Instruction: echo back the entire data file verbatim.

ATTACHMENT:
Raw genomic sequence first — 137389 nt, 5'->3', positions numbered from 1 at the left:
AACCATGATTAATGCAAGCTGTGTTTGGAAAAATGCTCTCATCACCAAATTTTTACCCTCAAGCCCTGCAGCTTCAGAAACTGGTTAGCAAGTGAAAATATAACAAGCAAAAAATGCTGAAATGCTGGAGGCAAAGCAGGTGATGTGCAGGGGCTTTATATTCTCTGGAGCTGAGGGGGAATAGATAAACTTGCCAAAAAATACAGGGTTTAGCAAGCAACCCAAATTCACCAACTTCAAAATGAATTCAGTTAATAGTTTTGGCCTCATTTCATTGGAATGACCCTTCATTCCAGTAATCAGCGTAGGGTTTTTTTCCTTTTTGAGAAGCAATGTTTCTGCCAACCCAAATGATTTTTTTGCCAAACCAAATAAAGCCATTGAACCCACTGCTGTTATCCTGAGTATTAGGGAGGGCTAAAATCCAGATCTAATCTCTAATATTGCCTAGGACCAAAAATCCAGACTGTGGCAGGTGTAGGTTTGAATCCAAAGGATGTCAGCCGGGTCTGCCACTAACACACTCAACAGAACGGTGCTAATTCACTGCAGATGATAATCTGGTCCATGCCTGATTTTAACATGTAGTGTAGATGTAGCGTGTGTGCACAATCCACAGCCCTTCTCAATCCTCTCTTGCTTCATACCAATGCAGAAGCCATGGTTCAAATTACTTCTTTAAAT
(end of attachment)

Raw genomic sequence first — 137389 nt, 5'->3', positions numbered from 1 at the left:
AACCATGATTAATGCAAGCTGTGTTTGGAAAAATGCTCTCATCACCAAATTTTTACCCTCAAGCCCTGCAGCTTCAGAAACTGGTTAGCAAGTGAAAATATAACAAGCAAAAAATGCTGAAATGCTGGAGGCAAAGCAGGTGATGTGCAGGGGCTTTATATTCTCTGGAGCTGAGGGGGAATAGATAAACTTGCCAAAAAATACAGGGTTTAGCAAGCAACCCAAATTCACCAACTTCAAAATGAATTCAGTTAATAGTTTTGGCCTCATTTCATTGGAATGACCCTTCATTCCAGTAATCAGCGTAGGGTTTTTTTCCTTTTTGAGAAGCAATGTTTCTGCCAACCCAAATGATTTTTTTGCCAAACCAAATAAAGCCATTGAACCCACTGCTGTTATCCTGAGTATTAGGGAGGGCTAAAATCCAGATCTAATCTCTAATATTGCCTAGGACCAAAAATCCAGACTGTGGCAGGTGTAGGTTTGAATCCAAAGGATGTCAGCCGGGTCTGCCACTAACACACTCAACAGAACGGTGCTAATTCACTGCAGATGATAATCTGGTCCATGCCTGATTTTAACATGTAGTGTAGATGTAGCGTGTGTGCACAATCCACAGCCCTTCTCAATCCTCTCTTGCTTCATACCAATGCAGAAGCCATGGTTCAAATTACTTCTTTAAAT